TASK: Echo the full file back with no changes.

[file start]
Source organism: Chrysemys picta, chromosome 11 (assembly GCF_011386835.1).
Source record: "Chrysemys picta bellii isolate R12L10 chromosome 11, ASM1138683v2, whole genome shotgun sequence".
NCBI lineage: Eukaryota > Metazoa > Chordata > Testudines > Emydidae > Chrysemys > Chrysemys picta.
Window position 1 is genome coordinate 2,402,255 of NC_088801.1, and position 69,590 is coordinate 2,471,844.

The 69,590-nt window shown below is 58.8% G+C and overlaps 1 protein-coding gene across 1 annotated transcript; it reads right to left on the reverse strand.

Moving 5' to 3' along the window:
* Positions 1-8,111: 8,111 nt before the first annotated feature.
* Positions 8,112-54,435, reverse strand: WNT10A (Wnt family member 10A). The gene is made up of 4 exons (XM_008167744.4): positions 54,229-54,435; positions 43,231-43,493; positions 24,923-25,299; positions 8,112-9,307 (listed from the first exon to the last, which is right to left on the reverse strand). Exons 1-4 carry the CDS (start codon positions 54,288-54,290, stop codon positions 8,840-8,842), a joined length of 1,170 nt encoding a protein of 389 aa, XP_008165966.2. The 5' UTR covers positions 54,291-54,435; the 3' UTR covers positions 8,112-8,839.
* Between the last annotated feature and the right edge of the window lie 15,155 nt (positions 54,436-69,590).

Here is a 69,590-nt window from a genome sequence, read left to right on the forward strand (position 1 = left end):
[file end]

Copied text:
Source organism: Chrysemys picta, chromosome 11 (assembly GCF_011386835.1).
Source record: "Chrysemys picta bellii isolate R12L10 chromosome 11, ASM1138683v2, whole genome shotgun sequence".
NCBI lineage: Eukaryota > Metazoa > Chordata > Testudines > Emydidae > Chrysemys > Chrysemys picta.
Window position 1 is genome coordinate 2,402,255 of NC_088801.1, and position 69,590 is coordinate 2,471,844.

The 69,590-nt window shown below is 58.8% G+C and overlaps 1 protein-coding gene across 1 annotated transcript; it reads right to left on the reverse strand.

Moving 5' to 3' along the window:
* Positions 1-8,111: 8,111 nt before the first annotated feature.
* Positions 8,112-54,435, reverse strand: WNT10A (Wnt family member 10A). The gene is made up of 4 exons (XM_008167744.4): positions 54,229-54,435; positions 43,231-43,493; positions 24,923-25,299; positions 8,112-9,307 (listed from the first exon to the last, which is right to left on the reverse strand). Exons 1-4 carry the CDS (start codon positions 54,288-54,290, stop codon positions 8,840-8,842), a joined length of 1,170 nt encoding a protein of 389 aa, XP_008165966.2. The 5' UTR covers positions 54,291-54,435; the 3' UTR covers positions 8,112-8,839.
* Between the last annotated feature and the right edge of the window lie 15,155 nt (positions 54,436-69,590).

Here is a 69,590-nt window from a genome sequence, read left to right on the forward strand (position 1 = left end):